|Viking River Cruises' "Chateaux, Rivers and Wine"—a voyage through Bordeaux. All photography unless noted is the property of EuroTravelogue™. Unauthorized use is prohibited.|
After the extraordinary Viking christening in Avignon the previous day, we were whisked off from Marseille to Bordeaux for our 4-day preview cruise of Viking River Cruises' brand new itinerary—"Chateaux, Rivers and Wine," a voyage through the heart of Bordeaux—celebrated chateaux surrounded by undulating hills of verdant vineyards, followed by wine tastings of some of the finest vintages in the world! Join me on the wine trail and river cruise through sumptuous Bordeaux!
In true Viking River Cruises fashion, the new Chateaux, Rivers and Wine itinerary met and exceeded every expectation I had for the culturally-enriching experience that Viking consistently delivers on every cruise I have sailed to date. Not only did we tour some of the most famous chateaux and taste extraordinary wines—including the most expensive, we gained valuable insight into the art of winemaking—from the viticulture and viniculture (from vine to wine), to the rich traditions and heritage of the Bordeaux chateaux—undeniably a delicious feast for all senses! And it gets better because acclaimed wine expert and Godmother Susie Barrie who christened our Viking Heimdal the previous day, was onboard our river cruise through Bordeaux. Did I mention that she also happens to be a Master of Wine, one of only 312 in the WORLD?
Getting to know Bordeaux
|Bordeaux Map. Courtesy of Bordeaux.com.|
The Bordeaux region of France, home to more than 8,000 chateaux and renowned for its Sauvignon Blanc, Cabernet Sauvignon and Merlot, is geographically defined by the three rivers that traverse its terrain: the Gironde, Dordogne and Garonne. The Gironde, actually classified as an estuary as opposed to a river, flows into the Atlantic and bisects Bordeaux into the "left bank" and "right bank," geographical areas that you will get to know shortly because of the types of soils found in each that dictate the grape varietals that are cultivated. Down river, just beyond Blaye, the Gironde splits into the Dordogne and Garonne—the former extends east toward Saint-Émilion and Pomerol and the latter stretches south to the cities of Bordeaux and Cadillac. And surrounding these French waterways are the fertile lands that have produced some of the world's finest wines for centuries.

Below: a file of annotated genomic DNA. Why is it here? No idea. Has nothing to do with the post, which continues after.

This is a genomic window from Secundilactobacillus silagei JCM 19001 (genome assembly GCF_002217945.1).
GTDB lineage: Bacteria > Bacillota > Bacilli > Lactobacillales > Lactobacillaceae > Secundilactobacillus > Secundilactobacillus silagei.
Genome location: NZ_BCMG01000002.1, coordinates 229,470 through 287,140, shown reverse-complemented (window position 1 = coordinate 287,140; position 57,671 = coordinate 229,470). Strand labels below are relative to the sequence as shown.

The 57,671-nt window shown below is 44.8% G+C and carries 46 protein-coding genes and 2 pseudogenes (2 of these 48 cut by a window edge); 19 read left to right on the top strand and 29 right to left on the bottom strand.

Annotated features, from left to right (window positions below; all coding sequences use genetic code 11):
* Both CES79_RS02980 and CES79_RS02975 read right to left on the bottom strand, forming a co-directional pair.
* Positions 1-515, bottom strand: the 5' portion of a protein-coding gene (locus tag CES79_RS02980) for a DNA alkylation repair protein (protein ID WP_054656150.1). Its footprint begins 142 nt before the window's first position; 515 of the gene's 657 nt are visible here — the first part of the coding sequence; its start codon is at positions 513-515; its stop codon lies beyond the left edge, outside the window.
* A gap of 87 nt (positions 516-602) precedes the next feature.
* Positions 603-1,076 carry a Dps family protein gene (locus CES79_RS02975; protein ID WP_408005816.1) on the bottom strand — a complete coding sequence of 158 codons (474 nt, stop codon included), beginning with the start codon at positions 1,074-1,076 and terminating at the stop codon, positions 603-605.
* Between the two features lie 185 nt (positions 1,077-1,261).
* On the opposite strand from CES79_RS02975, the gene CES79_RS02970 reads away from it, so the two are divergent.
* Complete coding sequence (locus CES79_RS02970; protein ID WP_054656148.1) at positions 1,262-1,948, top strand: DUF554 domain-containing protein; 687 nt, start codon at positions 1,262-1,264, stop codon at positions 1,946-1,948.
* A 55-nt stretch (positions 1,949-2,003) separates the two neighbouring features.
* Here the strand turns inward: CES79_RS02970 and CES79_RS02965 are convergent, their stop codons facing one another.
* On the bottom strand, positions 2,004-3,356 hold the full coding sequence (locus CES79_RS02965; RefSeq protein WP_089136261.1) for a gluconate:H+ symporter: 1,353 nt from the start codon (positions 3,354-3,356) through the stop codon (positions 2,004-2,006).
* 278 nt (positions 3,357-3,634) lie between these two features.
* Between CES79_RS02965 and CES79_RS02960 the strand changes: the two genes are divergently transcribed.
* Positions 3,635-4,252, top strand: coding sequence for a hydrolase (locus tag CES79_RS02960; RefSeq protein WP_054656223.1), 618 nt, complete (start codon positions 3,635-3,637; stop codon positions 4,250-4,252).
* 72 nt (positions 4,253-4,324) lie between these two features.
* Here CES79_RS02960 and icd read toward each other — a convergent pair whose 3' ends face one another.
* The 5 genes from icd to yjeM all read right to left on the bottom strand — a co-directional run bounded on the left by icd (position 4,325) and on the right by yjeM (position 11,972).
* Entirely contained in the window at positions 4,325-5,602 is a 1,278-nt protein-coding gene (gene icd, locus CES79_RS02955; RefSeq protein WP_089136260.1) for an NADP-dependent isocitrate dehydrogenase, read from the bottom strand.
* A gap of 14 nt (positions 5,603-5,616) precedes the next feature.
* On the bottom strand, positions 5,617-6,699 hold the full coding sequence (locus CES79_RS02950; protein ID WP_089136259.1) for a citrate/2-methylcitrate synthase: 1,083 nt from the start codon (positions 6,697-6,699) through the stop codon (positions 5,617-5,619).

The Left Bank—home to the Médoc and Haute Médoc regions in the north and the Graves and Sauternes regions in the south—contains fast-draining gravelly soils that Cabernet Sauvignon grapes thrive upon. On the opposite shores, the Right Bank contains predominantly limestone and clay resulting in the increased moisture retention that the softer Merlot grapes prefer.
Did you know that most of the red wines produced in Bordeaux are actually blends from the juices of the grape varietals? By varying the amounts of Cabernet Sauvignon, Merlot and Cab Franc predominantly, sometimes Malbec and Petit Verdot but in smaller quantities, the viniculturists produce the region's best wines. For those white-wine fans, me included, you'll find wonderful Sauvignon Blancs as well as the sweet Sauternes dessert wines.